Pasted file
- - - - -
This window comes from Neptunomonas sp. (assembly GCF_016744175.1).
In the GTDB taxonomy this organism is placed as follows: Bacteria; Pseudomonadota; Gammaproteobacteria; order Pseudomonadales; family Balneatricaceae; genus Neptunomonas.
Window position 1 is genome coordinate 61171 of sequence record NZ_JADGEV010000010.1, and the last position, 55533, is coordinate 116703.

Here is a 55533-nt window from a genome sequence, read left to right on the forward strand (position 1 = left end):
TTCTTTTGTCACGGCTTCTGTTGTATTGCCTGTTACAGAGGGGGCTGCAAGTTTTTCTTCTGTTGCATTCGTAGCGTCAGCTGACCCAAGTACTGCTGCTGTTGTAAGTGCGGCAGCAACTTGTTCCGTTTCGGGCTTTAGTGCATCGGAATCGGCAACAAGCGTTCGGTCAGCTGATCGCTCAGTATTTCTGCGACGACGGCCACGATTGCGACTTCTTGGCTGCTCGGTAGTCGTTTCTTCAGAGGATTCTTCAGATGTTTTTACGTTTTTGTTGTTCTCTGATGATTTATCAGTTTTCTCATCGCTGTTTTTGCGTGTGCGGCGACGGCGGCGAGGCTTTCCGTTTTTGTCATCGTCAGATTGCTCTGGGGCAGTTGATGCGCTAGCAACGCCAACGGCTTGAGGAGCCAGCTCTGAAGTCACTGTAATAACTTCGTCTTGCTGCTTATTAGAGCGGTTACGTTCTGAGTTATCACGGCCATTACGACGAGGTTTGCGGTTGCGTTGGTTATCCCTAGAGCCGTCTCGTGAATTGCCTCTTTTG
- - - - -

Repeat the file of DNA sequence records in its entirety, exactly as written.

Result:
This window comes from Neptunomonas sp. (assembly GCF_016744175.1).
In the GTDB taxonomy this organism is placed as follows: Bacteria; Pseudomonadota; Gammaproteobacteria; order Pseudomonadales; family Balneatricaceae; genus Neptunomonas.
Window position 1 is genome coordinate 61171 of sequence record NZ_JADGEV010000010.1, and the last position, 55533, is coordinate 116703.

Here is a 55533-nt window from a genome sequence, read left to right on the forward strand (position 1 = left end):
TTCTTTTGTCACGGCTTCTGTTGTATTGCCTGTTACAGAGGGGGCTGCAAGTTTTTCTTCTGTTGCATTCGTAGCGTCAGCTGACCCAAGTACTGCTGCTGTTGTAAGTGCGGCAGCAACTTGTTCCGTTTCGGGCTTTAGTGCATCGGAATCGGCAACAAGCGTTCGGTCAGCTGATCGCTCAGTATTTCTGCGACGACGGCCACGATTGCGACTTCTTGGCTGCTCGGTAGTCGTTTCTTCAGAGGATTCTTCAGATGTTTTTACGTTTTTGTTGTTCTCTGATGATTTATCAGTTTTCTCATCGCTGTTTTTGCGTGTGCGGCGACGGCGGCGAGGCTTTCCGTTTTTGTCATCGTCAGATTGCTCTGGGGCAGTTGATGCGCTAGCAACGCCAACGGCTTGAGGAGCCAGCTCTGAAGTCACTGTAATAACTTCGTCTTGCTGCTTATTAGAGCGGTTACGTTCTGAGTTATCACGGCCATTACGACGAGGTTTGCGGTTGCGTTGGTTATCCCTAGAGCCGTCTCGTGAATTGCCTCTTTTG